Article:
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Old 12-04-2011, 01:39 PM   #45 (permalink)
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Default Re: The "MIGHTY" Groundhogs

I first came to the Groundhogs via Split, their best-selling and most refined album, side one of which is divided into Splits part 1 to 5 and is concerned with mental illness inspired by a panic attack experienced by Tony McPhee. Although McPhee dominates the group as writer, singer, guitarist, producer and engineer, the rhythm section of bassist Pete Cruikshank and drummer Ken Pustelnik are extremely tight. No-one plays guitar like Tony McPhee, who has the perfect balance of sheer speed and blues-rock feel. I followed Split with Groundhogs' Best 1968 - 1972, a double-album compilation which gives an overview of the albums covered by that period as well as the varied styles, for example: the concise blues rock of BDD from Blues Obituary, the conscience driven lyrics of Garden from Thank Christ For the Bomb, the pure blues of Groundhog from split, all-out hard rock of 3744 James Road from Hogwash. Only disappointing by the Groundhogs' own high standards are the tracks from Who Will Save the World, on which McPhee tends to concentrate on synthesizer at the expense of his guitar playing, which is also multi-tracked. Suffice to say, I went on and bought all the albums represented along with the slightly later Solid and The Two Sides of TS McPhee.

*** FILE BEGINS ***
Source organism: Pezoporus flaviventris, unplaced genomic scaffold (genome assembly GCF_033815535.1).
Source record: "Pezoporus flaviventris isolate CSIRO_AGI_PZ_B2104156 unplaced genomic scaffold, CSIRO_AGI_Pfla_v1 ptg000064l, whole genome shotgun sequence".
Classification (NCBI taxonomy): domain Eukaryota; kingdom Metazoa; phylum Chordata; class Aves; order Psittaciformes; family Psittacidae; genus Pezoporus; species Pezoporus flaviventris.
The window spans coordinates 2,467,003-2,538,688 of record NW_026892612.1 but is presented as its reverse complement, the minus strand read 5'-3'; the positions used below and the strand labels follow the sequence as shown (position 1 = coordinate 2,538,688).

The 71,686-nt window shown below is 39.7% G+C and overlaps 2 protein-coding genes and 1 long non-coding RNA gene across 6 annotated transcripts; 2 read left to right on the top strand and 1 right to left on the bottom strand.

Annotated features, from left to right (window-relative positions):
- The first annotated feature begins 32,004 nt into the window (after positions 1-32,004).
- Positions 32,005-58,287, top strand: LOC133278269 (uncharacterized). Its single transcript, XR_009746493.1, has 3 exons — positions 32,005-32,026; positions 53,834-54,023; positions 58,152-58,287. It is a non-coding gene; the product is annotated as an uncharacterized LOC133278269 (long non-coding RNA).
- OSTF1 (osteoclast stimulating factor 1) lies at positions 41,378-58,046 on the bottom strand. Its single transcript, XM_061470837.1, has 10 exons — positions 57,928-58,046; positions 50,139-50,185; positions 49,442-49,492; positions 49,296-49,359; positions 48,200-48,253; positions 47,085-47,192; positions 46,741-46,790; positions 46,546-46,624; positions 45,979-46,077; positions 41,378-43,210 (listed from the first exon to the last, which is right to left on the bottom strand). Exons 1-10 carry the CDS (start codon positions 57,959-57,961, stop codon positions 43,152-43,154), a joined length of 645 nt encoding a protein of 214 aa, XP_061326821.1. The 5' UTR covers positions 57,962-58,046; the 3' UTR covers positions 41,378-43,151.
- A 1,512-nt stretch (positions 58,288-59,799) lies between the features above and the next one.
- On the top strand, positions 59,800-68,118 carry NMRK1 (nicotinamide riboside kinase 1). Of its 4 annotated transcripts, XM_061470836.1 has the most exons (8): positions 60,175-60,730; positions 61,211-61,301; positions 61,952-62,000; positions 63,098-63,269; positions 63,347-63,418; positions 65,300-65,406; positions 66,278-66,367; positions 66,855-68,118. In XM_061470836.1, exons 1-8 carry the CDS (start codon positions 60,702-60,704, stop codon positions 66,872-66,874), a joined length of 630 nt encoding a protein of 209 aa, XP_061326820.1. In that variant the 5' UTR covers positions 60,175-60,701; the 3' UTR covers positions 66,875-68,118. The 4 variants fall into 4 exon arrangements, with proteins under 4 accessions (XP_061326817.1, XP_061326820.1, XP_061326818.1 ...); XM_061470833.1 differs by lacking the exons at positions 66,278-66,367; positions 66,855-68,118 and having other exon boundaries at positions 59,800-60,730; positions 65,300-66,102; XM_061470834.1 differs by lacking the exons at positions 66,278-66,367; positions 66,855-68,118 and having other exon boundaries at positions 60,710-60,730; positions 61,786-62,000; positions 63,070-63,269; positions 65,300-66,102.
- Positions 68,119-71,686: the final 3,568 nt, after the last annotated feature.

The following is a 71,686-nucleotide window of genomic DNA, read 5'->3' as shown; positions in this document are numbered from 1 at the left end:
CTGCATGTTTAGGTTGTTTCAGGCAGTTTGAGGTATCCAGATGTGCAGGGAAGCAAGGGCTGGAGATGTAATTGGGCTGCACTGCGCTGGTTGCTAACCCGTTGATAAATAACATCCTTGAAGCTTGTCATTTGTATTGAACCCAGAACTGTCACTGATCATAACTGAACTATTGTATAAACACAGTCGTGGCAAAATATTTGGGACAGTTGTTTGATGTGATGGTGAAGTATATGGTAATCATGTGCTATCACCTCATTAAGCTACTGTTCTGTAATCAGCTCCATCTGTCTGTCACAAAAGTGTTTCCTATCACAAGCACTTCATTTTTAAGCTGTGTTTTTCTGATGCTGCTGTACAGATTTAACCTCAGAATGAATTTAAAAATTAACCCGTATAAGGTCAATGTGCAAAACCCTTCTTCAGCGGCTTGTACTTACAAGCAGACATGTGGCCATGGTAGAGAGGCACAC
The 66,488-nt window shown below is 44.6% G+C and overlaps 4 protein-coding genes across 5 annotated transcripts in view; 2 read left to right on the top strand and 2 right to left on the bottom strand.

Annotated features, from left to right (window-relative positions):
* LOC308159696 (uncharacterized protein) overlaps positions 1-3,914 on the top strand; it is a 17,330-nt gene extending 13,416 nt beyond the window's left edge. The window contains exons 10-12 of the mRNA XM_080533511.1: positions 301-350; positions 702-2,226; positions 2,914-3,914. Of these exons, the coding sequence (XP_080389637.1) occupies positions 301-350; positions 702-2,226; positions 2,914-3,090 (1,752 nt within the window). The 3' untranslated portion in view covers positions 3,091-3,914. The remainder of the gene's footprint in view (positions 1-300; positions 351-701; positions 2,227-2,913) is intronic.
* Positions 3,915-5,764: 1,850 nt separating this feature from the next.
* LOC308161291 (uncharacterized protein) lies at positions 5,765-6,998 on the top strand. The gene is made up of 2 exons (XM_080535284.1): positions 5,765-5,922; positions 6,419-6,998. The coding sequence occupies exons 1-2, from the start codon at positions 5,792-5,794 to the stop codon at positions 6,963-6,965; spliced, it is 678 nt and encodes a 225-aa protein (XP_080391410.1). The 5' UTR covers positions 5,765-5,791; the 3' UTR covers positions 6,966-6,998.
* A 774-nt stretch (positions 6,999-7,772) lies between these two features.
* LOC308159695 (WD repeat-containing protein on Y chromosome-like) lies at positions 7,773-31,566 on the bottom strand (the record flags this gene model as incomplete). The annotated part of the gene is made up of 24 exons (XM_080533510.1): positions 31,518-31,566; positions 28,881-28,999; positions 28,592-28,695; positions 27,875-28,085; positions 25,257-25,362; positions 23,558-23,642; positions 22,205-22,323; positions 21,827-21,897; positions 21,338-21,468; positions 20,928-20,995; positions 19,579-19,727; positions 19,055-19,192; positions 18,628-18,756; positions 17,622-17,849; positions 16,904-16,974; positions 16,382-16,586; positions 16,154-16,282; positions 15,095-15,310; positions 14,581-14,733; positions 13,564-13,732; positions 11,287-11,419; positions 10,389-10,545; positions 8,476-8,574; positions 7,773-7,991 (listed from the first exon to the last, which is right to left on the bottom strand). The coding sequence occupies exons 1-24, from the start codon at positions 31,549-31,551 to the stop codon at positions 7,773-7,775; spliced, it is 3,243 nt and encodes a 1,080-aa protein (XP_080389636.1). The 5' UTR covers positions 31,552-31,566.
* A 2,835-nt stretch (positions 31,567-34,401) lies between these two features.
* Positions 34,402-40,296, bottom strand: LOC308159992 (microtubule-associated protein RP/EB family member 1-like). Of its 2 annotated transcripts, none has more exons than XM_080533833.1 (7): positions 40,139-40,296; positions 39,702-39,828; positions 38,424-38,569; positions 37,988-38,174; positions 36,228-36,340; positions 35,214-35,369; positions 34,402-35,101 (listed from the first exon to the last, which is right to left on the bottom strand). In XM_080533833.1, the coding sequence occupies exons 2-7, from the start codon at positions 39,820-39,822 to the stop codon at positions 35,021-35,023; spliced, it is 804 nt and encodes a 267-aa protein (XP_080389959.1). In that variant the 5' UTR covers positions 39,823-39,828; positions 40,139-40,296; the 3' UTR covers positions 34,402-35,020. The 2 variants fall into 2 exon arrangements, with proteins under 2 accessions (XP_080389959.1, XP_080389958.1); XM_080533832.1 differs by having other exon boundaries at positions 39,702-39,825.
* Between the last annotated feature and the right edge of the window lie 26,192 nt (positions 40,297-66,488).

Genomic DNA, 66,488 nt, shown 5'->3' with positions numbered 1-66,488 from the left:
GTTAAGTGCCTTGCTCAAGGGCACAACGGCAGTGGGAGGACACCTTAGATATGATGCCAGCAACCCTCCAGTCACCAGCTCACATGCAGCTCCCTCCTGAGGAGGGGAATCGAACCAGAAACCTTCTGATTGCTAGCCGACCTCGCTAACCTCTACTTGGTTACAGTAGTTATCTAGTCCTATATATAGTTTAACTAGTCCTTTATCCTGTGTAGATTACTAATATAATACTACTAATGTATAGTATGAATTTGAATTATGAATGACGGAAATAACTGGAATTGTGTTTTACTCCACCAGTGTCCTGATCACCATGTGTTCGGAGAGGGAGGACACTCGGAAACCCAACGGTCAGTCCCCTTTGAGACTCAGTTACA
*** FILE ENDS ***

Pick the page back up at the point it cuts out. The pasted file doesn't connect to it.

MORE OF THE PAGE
The Two Sides of TS McPhee (1973) originated as a vinyl LP with two differing styles separated by the two sides of the disc. Side one was five pure blues tracks by McPhee on guitar, but without band, including Dog Me Bitch. Side two consisted of one twenty-minute track, The Hunt, about the cruelty of fox-hunting, played predominantly on synthesizers. Dog Me Bitch was played live by the Groundhogs as a band track and demonstrated Tony McPhee's willingness to adapt and alter his own material, something he continued to do years later. A memorable BBC Radio One In Concert programme, from the Solid era, is available on CD on Windsong.

Solid (1974) was the last of the three-piece classic-era of the Groundhogs and is Tony McPhee's masterpiece. Aggressive guitar playing on Light My Light and Free From All Alarm flows seemlessly into the further sophistication of synthesizer and mellotron on Sins of the Father and Sad Go Round . . . and that is just side one! When the power trio folded, McPhee experimented with a group called Terraplane and then reformed the Groundhogs surprisingly with a second guitarist.

Crosscut Saw and Black Diamond, both 1976, are by no means weak albums and show the effect of having a second guitar - allowing Tony McPhee the freedom to experiment further. Sadly, this band did not get the opportunity to develop beyond the two albums and again the Groundhogs were put on hold.

Live, the band were as tight as on record. Tony McPhee was a telephone engineer and used a homemade radio controlled guitar, which he started playing in the dressing room before he arrived on stage. For all I know, remote controlled instruments could be commonplace these days, but they certainly weren't in the nineteen-seventies. He was completely unpretentious, but his playing was phenomenal.

Razor's Edge, in 1985, showed a glimmer of the earlier fire, but the group did not fully reappear until the resurgence of heavy rock that came with grunge in the early nineties. Groundhog Night is an interesting live album, in that Tony McPhee, as always, reinterprets his own material. The album was the template for the future of The Groundhogs as Tony McPhee continued the band as a live act, periodically releasing live albums with further reinterpretations.